Transparency also helps different Expert Groups collaborate. The Java EE 6 JSR was able to integrate JSR 330 even though the two JSRs completed around the same time. In contrast, the JSR 330 Expert Group ran into difficulties supporting another JSR because Bob's group couldn't see up-to-date revisions of the other group's specification. Bob says, "The lack of transparency left the door open to inconsistencies, duplicated functionality between the specs, and wasted time."
A growing number of Spec Leads are keeping their specification in source control, and there are several benefits to doing so. From his own experience, Bob explains, "I've served in other Expert Groups where the spec lead would send out revision after revision of a 100+ page PDF. It was impossible for me to keep up. The quality of the specification suffered." With source control, the Experts and the community can easily see exactly what changed. The Experts can modify the spec directly, and the community can submit code reviews and even patches if they are members of the JCP program.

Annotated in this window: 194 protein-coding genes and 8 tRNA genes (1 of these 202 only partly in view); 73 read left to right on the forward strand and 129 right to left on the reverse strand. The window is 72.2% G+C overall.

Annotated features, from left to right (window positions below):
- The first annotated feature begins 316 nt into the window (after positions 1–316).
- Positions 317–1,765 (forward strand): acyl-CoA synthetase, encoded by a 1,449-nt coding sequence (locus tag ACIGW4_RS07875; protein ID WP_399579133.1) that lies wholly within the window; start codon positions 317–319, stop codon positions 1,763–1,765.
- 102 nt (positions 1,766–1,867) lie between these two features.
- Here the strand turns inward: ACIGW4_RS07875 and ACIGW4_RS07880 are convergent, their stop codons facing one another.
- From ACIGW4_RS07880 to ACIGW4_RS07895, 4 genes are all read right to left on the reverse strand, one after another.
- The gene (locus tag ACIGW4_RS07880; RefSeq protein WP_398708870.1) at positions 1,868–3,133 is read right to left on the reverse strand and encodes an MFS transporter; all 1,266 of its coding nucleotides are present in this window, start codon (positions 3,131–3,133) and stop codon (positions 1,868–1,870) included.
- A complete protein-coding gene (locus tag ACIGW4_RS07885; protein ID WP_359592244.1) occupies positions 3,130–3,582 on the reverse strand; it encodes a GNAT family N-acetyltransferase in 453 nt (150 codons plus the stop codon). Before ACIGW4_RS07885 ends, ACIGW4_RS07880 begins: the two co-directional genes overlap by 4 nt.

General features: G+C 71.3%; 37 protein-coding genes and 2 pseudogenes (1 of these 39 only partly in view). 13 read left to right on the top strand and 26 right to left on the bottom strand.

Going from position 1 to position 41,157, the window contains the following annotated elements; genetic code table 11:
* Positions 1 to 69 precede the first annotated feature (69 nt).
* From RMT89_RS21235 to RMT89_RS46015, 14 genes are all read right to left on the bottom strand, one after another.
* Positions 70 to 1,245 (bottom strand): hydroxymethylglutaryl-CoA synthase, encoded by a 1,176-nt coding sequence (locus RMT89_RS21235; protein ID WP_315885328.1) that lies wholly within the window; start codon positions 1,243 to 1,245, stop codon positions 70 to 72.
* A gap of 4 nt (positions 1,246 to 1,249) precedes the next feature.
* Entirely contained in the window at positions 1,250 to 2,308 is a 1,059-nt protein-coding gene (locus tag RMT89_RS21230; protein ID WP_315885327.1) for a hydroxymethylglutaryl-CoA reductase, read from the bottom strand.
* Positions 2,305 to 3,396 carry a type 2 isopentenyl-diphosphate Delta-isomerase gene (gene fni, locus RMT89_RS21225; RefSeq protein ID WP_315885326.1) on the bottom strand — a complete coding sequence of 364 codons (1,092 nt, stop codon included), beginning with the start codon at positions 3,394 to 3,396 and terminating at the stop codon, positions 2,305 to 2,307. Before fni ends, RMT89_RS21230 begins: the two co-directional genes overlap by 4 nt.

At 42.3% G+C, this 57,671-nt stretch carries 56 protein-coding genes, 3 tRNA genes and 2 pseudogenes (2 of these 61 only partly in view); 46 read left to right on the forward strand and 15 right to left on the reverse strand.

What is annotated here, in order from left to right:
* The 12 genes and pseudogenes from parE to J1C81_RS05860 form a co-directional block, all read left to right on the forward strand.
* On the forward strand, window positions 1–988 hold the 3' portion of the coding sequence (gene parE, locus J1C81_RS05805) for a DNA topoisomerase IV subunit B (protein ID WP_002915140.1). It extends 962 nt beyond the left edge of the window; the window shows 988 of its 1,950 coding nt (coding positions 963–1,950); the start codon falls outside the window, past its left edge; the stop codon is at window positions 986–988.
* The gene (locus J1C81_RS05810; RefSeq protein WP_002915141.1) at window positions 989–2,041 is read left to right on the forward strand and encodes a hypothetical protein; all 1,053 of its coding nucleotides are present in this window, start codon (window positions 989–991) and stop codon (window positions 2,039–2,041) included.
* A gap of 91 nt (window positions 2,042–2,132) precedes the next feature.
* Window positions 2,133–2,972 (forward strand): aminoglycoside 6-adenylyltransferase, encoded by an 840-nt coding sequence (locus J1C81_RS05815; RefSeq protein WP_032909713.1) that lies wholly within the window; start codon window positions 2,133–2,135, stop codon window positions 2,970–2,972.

Not everything should be discussed in the open, however. An agile Spec Lead knows where to draw the line, and usually that line is at potential controversy. "When approaching a contentious issue, I find it's best to build consensus incrementally through a series of small discussions. Dropping a contentious issue on a large group with little direction or preparation is a recipe for failure," Bob says.